Several ways to solve this.
First, actual GFCI protection does not require a ground wire. It's better to have both GFCI and ground. But GFCI alone is still highly useful. For instance, GFCI is much better at stopping electrocutions, which is what the requirement is all about.
Extend the box
I don't like removing the box. It's delicate "dental" work and if you aren't experienced at it, you risk goring up the drywall, or worse, the old wires (and then you're really in trouble!) The original box was nailed at the joist before the drywall went up, and may be steel (and might even be grounded!) "After-drywall" retrofit boxes are plastic, hokey, weak, and clamp to the drywall... likely it'll flop around, or tear out of the wall when trying to pull a stubborn plug. No thanks. On the other hand, if you're a drywall god, then properly fit new-work boxes, but honestly I still prefer metal boxes.
So how do you make a box bigger? Here's an unrelated question. How do you attach surface conduit like Wiremold to an existing flush-mount box? With an extension adapter box that brings it out an inch or two and has side ports for the Wiremold. We only care about the first part. It's not the normal parts source, but it works.
Put the GFCI protection elsewhere
GFCI, after all, is not a socket. It is a system of protection that can protect any part of a circuit, including many sockets. You only know it from the convenient GFCI + receptacle "combo" that you're used to seeing. It comes in other forms also, such as a separate "box" or a breaker.
This will protect all of the circuit that is downstream from the GFCI. However, this itself may be a problem. If other parts of the circuit have any defects -- such as crossed neutrals with other circuits, or a hard-wired device which in fact does have a ground fault -- the device will trip and refuse to reset. Then a time-consuming search for defects will be necessary.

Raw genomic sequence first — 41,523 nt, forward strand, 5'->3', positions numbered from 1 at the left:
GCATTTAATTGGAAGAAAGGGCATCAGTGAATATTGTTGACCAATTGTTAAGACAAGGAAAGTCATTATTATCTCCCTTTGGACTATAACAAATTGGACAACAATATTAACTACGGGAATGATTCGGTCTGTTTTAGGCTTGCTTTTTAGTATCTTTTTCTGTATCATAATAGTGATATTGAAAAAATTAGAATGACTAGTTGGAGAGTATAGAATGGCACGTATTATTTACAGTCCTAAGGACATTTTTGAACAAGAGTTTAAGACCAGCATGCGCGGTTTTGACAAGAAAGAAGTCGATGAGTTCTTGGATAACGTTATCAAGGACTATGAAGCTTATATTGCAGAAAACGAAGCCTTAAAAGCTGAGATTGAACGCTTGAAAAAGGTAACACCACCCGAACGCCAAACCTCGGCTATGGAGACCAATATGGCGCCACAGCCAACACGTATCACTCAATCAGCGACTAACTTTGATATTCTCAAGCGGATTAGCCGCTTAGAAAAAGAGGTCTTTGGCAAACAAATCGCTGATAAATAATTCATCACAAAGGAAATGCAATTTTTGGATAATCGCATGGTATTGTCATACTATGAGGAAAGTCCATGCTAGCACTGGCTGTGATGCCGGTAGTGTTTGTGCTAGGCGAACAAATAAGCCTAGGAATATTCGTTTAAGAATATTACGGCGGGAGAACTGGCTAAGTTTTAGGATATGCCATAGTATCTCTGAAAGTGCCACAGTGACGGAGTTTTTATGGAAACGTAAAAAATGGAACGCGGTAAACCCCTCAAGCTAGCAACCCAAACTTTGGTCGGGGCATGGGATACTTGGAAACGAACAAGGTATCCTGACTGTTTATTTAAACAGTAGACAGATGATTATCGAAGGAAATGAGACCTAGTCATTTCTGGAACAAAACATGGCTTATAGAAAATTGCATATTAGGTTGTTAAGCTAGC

At the circuit breaker
The breaker version replaces the circuit breaker on that circuit, with a combo unit that is both a circuit breaker and a GFCI. It provides GFCI protection for the entire circuit. This can be expensive or impossible, depending on the model of service panel (breaker box) your home has. For instance, GFCI breakers for Pushmatic are hard to get.
This requires opening up the breaker panel and replacing the breaker. This is short work for an electrician.
Somewhere along the cable
It is possible to fit a junction box just outside the breaker panel, run the circuit's cable to this junction box, and fit a GFCI device at that location - then run a short cable to the breaker panel so the GFCI can get supply. That allows you to use a GFCI module like a deadface (which you notice looks a lot like a GFCI+receptacle combo) -- or simply use the normal combo device (if Code allows; there are new rules about bathroom and kitchen receptacles not supplying sockets anywhere else.)
Since US circuits are generally wired as a chain, another option is to find a receptacle location upstream of the bathroom, and locate the GFCI device there, wiring it it protect the downstream parts of the circuit including the bathroom.
Labeling and Testing
If you GFCI protect another receptacle, you put a sticker on the receptacle that says
GFCI Protected Outlet. Receptacles that are GFCI protected are allowed to be 3-prong even if they're not grounded.
If that receptacle does not have a genuine ground, also label the receptacle
No Equipment Ground.
The stickers are what the electrical inspector is looking for. They are not special, you can print them on a printer.
How do you do a serious test of a socket that is GFCI protected? With an external tester. An external tester won't work on a socket with "no equipment ground" and that's not a defect, that's expected. Plug it into a three prong adapter (cheater) and run a long length of wire from the grounding tab on the adapter, to somewhere you can get a solid ground. E.G. the ground bonding wire exiting your service panel.